The provisions found in Section 803(d) are unambiguous and the lower court's interpretation adds a complex analysis which is inconsistent with that section and with the statute as a whole. It is well established that in construing a statute a court must determine legislative intent from the totality of the statute. Statutory language which is clear and unambiguous must be given its obvious meaning. See Section 3 of the Statutory Construction Act of 1972, 1 Pa.C.S.A. § 1901 et seq. (1 Pa.C.S.A. § 1921).
The second sentence of Section 803(d) merely states that the liability of the Fund shall not exceed $20,000 for any one judgment. It does not say that any claimant with a perfected judgment of $20,000 or less has the right to receive the full amount of that judgment, as appellees assert.
The third sentence deals with the situation in which there may be multiple claimants against one licensee. In that situation, the statute reads, "such $20,000 shall be distributed among them [the multiple claimants] in such ratio that the respective claims of the aggrieved applicants [to the Fund] bear to the aggregate of such claims held valid." The legislature's reference to "such $20,000", without further explanation, must certainly refer to the same $20,000 indicated in the second sentence. The sentence means that the aggregate of claims against the Fund for any one licensee is capped at $20,000. This interpretation is supported by a reading of Section 803(e) which reads:
Upon petition of the commission the court may require all claimants and prospective claimants against one licensee or registrant to be joined in one action, to the end that the
[ 338 Pa. Super. Page 569]
respective rights of all such claimants to the Real Estate Recovery Fund may be equitably adjudicated and settled.
This section indicates that the legislature clearly envisioned, and provided for, the possibility of multiple claimants or potential claimants against a single licensee. There would be no reason for the legislature to include subsection (e), providing for adjudication of the respective rights of multiple claimants, if their claims were individually capped at $20,000.
Any fear that this interpretation will result in a situation where claimants with perfected judgments must wait an indeterminable amount of time for their recovery is unfounded. The trial court may, as the lower court here did, set a time frame within which the Commission must develop its list of claimants. This court is cognizant of the fact that the list of potential claimants includes many with unperfected claims and, therefore, those claimants with perfected claims may be required to wait a considerable period of time for their recovery.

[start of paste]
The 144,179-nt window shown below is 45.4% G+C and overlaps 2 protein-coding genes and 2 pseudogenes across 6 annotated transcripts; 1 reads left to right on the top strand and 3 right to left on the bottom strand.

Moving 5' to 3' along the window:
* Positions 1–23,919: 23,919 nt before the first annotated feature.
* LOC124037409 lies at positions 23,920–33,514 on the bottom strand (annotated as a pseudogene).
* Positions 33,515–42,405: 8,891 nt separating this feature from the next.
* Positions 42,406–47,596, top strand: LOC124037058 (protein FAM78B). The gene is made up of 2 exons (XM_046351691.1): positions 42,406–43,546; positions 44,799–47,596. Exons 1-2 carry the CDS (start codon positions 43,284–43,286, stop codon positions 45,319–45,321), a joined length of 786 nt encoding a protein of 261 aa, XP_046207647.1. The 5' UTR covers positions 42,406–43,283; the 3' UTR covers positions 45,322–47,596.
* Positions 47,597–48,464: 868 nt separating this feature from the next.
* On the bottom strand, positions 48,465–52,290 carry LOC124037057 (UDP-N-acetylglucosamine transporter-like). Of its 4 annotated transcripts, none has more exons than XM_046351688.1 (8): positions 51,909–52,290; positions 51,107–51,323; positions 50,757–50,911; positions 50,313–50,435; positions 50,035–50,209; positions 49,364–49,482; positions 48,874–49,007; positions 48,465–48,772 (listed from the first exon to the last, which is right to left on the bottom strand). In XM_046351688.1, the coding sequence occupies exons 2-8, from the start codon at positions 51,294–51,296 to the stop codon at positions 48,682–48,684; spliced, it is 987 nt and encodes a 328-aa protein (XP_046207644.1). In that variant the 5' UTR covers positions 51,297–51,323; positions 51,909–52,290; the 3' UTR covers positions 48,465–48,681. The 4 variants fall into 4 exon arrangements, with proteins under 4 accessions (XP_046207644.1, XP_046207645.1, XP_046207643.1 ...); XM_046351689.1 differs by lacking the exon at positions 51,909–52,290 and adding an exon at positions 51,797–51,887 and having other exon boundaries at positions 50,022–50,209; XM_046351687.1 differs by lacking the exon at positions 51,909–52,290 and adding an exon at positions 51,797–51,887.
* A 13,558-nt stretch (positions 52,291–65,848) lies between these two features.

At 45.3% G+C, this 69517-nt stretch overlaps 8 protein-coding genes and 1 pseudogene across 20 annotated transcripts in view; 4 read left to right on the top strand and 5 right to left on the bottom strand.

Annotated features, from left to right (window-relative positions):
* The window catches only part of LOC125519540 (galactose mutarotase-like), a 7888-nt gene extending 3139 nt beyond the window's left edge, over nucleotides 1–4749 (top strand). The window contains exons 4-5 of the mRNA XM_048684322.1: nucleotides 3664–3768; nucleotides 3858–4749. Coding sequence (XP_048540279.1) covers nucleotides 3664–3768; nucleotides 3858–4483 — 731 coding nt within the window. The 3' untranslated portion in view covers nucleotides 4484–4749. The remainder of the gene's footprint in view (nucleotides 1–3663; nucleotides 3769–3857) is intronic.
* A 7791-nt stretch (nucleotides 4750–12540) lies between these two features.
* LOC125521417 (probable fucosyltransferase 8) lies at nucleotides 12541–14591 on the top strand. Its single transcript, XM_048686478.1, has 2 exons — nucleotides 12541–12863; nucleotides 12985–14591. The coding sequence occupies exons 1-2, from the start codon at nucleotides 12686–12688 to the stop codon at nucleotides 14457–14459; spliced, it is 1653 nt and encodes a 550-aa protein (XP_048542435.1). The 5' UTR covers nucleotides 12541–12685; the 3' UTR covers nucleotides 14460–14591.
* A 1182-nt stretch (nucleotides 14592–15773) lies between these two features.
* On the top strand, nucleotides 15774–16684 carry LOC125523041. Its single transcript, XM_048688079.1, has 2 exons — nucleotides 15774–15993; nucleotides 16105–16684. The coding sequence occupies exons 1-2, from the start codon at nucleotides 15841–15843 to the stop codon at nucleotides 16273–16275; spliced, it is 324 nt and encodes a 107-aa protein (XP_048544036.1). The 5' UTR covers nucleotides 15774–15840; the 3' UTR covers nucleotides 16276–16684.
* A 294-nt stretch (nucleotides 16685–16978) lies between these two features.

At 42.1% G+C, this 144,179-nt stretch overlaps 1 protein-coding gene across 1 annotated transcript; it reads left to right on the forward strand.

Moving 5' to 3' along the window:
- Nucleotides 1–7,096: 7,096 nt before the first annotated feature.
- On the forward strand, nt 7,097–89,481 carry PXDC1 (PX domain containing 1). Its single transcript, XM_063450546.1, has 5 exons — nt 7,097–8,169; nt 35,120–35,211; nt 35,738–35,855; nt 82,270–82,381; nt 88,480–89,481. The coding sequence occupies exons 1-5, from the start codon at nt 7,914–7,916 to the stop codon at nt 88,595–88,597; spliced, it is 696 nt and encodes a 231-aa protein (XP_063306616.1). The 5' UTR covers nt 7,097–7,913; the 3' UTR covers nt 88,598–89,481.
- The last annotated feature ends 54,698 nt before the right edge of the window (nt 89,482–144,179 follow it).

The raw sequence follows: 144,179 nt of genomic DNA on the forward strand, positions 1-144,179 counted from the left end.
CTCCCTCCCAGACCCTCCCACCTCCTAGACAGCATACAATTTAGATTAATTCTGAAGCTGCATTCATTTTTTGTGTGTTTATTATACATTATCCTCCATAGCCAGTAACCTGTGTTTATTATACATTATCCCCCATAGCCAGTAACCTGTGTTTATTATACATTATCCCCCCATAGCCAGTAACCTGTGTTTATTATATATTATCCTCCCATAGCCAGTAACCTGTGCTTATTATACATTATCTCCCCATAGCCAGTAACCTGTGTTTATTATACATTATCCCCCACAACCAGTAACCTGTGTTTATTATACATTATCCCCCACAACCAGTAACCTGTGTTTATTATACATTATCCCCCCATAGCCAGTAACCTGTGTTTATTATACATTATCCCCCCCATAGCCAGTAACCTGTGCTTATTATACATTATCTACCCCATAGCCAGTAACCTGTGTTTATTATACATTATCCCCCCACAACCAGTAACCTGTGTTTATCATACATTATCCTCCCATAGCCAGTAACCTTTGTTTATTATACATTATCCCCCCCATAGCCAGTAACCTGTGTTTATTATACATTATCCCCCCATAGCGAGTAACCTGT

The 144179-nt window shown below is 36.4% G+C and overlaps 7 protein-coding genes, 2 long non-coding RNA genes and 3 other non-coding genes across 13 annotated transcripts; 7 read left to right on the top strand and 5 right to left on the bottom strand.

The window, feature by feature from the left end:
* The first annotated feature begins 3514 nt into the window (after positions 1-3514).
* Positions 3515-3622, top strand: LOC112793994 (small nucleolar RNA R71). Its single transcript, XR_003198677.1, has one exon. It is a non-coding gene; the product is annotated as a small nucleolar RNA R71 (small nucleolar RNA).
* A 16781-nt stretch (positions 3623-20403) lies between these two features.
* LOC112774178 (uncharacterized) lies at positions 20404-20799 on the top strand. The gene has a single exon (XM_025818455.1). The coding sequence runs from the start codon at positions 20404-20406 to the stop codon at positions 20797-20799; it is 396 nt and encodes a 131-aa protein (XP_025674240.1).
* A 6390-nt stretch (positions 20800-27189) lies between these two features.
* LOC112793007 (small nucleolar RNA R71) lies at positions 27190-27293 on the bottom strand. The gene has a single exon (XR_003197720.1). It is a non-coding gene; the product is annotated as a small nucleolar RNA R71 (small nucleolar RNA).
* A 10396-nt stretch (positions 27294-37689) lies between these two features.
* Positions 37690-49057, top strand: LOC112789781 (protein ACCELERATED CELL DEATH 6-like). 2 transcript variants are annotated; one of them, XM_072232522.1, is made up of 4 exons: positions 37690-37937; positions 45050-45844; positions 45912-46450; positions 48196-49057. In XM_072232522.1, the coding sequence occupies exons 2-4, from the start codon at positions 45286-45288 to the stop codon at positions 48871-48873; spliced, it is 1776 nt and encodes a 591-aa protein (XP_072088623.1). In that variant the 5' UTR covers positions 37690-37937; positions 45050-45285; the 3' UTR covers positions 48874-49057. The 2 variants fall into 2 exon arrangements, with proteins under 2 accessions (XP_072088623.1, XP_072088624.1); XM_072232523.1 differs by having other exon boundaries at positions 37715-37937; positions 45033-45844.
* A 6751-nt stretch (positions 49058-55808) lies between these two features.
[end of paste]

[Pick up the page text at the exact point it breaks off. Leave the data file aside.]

Appellees argue that the Real Estate Recovery Fund provisions of the Act are remedial and humanitarian in nature and, as such, call for a liberal construction to invoke the purpose of the legislature. They cite Section 1928(c) of the Statutory Construction Act, supra; Workmen's Compensation Appeal Board v. Hartlieb, 465 Pa. 249, 348 A.2d 746 (1975); and Bley v. Commonwealth Department of Labor and Industry, 484 Pa. 365, 399 A.2d 119 (1979), in support of this proposition. While such a proposition may be true, this Court may not disregard a clear mandate by the legislature as reflected in its use of clear and unambiguous terms. If the language of a statute is clear, it may not be disregarded under the guise of presumed "legislative intent." Glencrest Realty Co. v. Zoning Hearing Board of Washington Township, 46 Pa. Commw.Ct. 177, 179, 406 A.2d 836, 838 (1979). While it is true that the legislature may not have envisioned a situation such as here where the aggregate of the potential claims is approximately $140,000 and the claimants may
[ 338 Pa. Super. Page 570]
only receive a "token remedy", the court system is not the proper place to change these provisions.
From the language of the statute, it is clear that the legislature intended to put a $20,000 limit on recovery from the Funds by any one or a group of claimants against a single licensee.
Accordingly, we reverse the Order of the lower court directing payment from the Real Estate Recovery Fund in excess of $20,000. This case is remanded for further proceedings as may be consistent with this opinion.
HESTER, Judge, dissenting:
I respectfully dissent.
Apportioning $20,000.00 among the innocent victims of the $140,000.00 fraud perpetrated by Robert Mandarino fails to implement the Legislative Mandate to the effect that such claims be equitably adjudicated. I would, therefore, affirm on the opinion of Judge Mihalich, of the trial court.